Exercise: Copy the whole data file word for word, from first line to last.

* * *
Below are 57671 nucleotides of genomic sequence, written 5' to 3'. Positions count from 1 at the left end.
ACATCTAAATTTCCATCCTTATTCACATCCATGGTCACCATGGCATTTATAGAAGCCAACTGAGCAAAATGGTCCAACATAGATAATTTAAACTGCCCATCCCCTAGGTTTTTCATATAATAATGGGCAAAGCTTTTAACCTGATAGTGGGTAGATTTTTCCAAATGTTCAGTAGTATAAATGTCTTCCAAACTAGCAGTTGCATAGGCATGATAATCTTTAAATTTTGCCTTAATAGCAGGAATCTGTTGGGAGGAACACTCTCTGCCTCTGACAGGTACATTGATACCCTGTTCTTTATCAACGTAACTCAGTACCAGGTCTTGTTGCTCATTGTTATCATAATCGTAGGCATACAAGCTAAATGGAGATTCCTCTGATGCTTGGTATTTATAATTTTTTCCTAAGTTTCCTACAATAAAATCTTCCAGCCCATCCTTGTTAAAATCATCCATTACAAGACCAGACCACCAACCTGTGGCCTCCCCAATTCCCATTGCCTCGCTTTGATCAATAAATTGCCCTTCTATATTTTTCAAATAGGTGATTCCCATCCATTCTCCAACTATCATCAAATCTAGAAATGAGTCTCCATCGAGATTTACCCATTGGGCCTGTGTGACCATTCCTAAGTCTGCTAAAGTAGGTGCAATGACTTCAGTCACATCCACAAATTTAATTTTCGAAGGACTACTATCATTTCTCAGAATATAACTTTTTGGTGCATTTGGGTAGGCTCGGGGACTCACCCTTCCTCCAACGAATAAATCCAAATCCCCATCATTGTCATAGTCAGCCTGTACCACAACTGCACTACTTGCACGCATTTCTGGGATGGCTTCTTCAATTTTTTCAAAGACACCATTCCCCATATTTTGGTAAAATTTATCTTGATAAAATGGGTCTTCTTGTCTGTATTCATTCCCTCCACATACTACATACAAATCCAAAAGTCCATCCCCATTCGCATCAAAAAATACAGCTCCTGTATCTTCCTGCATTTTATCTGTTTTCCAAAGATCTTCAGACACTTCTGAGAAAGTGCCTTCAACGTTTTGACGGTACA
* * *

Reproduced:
Below are 57671 nucleotides of genomic sequence, written 5' to 3'. Positions count from 1 at the left end.
ACATCTAAATTTCCATCCTTATTCACATCCATGGTCACCATGGCATTTATAGAAGCCAACTGAGCAAAATGGTCCAACATAGATAATTTAAACTGCCCATCCCCTAGGTTTTTCATATAATAATGGGCAAAGCTTTTAACCTGATAGTGGGTAGATTTTTCCAAATGTTCAGTAGTATAAATGTCTTCCAAACTAGCAGTTGCATAGGCATGATAATCTTTAAATTTTGCCTTAATAGCAGGAATCTGTTGGGAGGAACACTCTCTGCCTCTGACAGGTACATTGATACCCTGTTCTTTATCAACGTAACTCAGTACCAGGTCTTGTTGCTCATTGTTATCATAATCGTAGGCATACAAGCTAAATGGAGATTCCTCTGATGCTTGGTATTTATAATTTTTTCCTAAGTTTCCTACAATAAAATCTTCCAGCCCATCCTTGTTAAAATCATCCATTACAAGACCAGACCACCAACCTGTGGCCTCCCCAATTCCCATTGCCTCGCTTTGATCAATAAATTGCCCTTCTATATTTTTCAAATAGGTGATTCCCATCCATTCTCCAACTATCATCAAATCTAGAAATGAGTCTCCATCGAGATTTACCCATTGGGCCTGTGTGACCATTCCTAAGTCTGCTAAAGTAGGTGCAATGACTTCAGTCACATCCACAAATTTAATTTTCGAAGGACTACTATCATTTCTCAGAATATAACTTTTTGGTGCATTTGGGTAGGCTCGGGGACTCACCCTTCCTCCAACGAATAAATCCAAATCCCCATCATTGTCATAGTCAGCCTGTACCACAACTGCACTACTTGCACGCATTTCTGGGATGGCTTCTTCAATTTTTTCAAAGACACCATTCCCCATATTTTGGTAAAATTTATCTTGATAAAATGGGTCTTCTTGTCTGTATTCATTCCCTCCACATACTACATACAAATCCAAAAGTCCATCCCCATTCGCATCAAAAAATACAGCTCCTGTATCTTCCTGCATTTTATCTGTTTTCCAAAGATCTTCAGACACTTCTGAGAAAGTGCCTTCAACGTTTTGACGGTACA